According to Suresh Wadkar, no other composer has composed as many songs in Raag Pahaadi as Khayyam ji.
The camera pans the sand dunes in Jaisalmer, Rajasthan, in the night’s whitish-blue light with the silhouette of Hema Malini in diaphanous pink attire in one corner. The soft silken voice of Lata Mangeshkar in her mellifluous tone, singing, “…yeh zameen chup hai..aasama chup hai…” when suddenly, the music goes completely silent.
For four beats, all the instruments and Lata’s voice stop. And then, only with soft tabla beats, her voice returns to croon, “…phir ye dhadhkan si chaasu kya hai…”
You get goosebumps. That is the song from the film Raziya Sultan (1983).
And until today, no one has been able to capture the silence of their emotions as beautifully as this song ‘Aye dil-e-naadan..’.
Recollecting that silence, I was on my way to meet the man who created this magic—composer Mohammed Zahur Hashmi—better known as Khayyam. It was after he had been bestowed with the Sangeet Natak Akademi Award for creative music in 2007.
The segment of creative music was so apt as Khayyam sahib didn’t create music; he created emotions. And with his passing earlier this month, he took away the beauty of a pause and the power of saying a lot with a melancholic quietness.
If you are not aware of his songs, a simple YouTube search will leave you flabbergasted that most of the songs that you have been humming were composed by him.
Every college boy who is a fan of Hindi film songs and in love, must have experienced the emotions in Kabhi kabhi mere dil mein khayal aata hai… (Kabhi Kabhie, 1976), Na jaane kya hua, jo tune choo liya (Dard, 1981), Thehriye hosh mein aa loon toh chale jaayiyega (Mohabbat Isko Kahete Hain, 1965) and many more.
Or if you are down in the dumps, you might relate with, Woh subah kabhi to aayegi…(Phir Subah Hogi, 1958) or Baharon, mera jeevan bhi savaaro… (Aakhri Khat, 1966).
Smiling his usual gentle smile as we settled down for a chat, he observed, “So you have been listening to these songs?”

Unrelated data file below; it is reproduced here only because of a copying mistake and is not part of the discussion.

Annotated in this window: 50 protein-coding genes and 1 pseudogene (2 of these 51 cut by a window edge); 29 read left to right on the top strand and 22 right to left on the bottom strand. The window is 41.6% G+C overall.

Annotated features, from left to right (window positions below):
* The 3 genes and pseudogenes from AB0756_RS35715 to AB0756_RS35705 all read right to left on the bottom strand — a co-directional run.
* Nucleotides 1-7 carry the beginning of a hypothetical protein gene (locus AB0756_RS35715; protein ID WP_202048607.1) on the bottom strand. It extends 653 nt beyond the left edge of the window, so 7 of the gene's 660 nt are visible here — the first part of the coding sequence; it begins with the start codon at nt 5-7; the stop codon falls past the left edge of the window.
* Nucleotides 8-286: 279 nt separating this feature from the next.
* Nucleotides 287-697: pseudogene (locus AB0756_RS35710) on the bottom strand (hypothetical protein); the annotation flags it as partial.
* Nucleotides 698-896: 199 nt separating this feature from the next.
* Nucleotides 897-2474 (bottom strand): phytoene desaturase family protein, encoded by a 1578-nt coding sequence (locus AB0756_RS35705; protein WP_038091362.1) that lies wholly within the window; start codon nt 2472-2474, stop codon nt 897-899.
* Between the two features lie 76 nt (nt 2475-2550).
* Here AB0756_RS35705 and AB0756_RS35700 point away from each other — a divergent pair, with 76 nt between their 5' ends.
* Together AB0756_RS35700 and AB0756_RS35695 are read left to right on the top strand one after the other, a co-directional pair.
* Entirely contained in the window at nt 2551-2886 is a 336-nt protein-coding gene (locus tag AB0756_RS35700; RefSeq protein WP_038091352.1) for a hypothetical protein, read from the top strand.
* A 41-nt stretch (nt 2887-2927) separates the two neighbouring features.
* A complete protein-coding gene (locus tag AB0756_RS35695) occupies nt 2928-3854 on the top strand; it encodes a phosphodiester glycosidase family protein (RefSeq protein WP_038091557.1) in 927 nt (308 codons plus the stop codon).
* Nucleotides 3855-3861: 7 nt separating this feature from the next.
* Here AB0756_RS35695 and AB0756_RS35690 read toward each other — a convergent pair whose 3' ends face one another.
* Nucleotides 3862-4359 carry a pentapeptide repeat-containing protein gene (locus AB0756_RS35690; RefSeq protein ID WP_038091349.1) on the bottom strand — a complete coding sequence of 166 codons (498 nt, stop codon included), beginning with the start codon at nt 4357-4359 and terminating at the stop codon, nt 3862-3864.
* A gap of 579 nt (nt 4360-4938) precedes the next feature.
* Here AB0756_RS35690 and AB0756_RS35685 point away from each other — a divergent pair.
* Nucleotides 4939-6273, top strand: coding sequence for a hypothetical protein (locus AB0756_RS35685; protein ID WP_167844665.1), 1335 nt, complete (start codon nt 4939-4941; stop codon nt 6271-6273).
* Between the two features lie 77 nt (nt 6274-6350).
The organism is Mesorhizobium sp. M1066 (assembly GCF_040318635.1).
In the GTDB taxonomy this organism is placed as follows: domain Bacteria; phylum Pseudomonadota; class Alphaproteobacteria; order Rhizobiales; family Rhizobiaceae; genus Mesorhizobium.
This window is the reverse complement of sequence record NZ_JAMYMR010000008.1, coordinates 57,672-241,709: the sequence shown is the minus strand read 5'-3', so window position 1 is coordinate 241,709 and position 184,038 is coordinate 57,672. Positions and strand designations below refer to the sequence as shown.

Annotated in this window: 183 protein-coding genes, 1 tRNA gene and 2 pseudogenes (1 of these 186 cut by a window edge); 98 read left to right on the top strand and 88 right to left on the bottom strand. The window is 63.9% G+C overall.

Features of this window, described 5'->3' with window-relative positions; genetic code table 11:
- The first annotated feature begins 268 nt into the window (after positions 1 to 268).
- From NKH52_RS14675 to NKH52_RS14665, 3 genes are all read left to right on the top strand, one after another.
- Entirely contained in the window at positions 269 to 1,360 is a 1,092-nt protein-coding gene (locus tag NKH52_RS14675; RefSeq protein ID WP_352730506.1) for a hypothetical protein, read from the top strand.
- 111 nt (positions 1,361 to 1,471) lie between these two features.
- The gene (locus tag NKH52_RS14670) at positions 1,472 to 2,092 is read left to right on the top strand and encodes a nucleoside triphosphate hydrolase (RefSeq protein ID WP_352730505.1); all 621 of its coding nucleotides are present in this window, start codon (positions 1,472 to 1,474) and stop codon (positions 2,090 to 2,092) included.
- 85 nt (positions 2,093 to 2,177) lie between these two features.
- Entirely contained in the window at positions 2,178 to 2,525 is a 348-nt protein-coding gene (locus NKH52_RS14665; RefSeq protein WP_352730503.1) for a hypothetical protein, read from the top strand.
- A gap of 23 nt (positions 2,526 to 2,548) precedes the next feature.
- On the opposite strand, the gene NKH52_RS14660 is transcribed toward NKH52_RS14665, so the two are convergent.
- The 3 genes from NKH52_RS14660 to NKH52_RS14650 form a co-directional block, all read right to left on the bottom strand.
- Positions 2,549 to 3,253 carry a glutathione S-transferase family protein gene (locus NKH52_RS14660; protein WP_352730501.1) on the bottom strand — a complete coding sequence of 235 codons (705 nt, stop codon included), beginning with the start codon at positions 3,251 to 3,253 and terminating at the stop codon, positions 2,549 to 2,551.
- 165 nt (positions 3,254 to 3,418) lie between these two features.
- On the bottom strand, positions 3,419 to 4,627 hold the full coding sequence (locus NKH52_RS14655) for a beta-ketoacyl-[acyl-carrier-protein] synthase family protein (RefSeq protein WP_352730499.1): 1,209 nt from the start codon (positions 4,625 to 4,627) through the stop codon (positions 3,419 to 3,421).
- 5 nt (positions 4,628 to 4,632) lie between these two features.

That was my fan moment. I told him that my mother was also a great fan of Shyam-e-gham ki kasam, aaj ghamgeen hai hum… sung by Talat Mahmood in the 1953 film Foot Path or Tum apna ranjo gham, apni pareshani mujhe de do… sung by his wife, Jagjit Kaur, for the film Shagoon (1964).
Reminiscing over those days, sitting cross-legged in his comfort chair at his residence in Juhu, the legendary composer had said, “Making music then was magic. A team of more than 50 instrumentalists practiced for days, and if there were retakes, the entire song was recorded. Never did we do a cut paste or dubbing job.”
Commenting on the current scenario, the legend said, “Unfortunately, today, the system has changed so much. In a duet song, each singer sings separately, and many times, they don’t even know the other singer! People don’t have the time, nor do they have the patience to imbibe the teharaon (steadiness) of a raag (scale or pattern of notes).”
Remembering their years spent discussing music, films, and poetry, another legendary music composer, Anandji, of the famous Kalyanji-Anandji duo, told me, “Khayyam ji started as a music composer way back in 1948. And to have lasted in this industry for so long (he had last composed music for the film Bazaar-E-Husn in 2014) showed his talent, his patience, and his love for his craft.”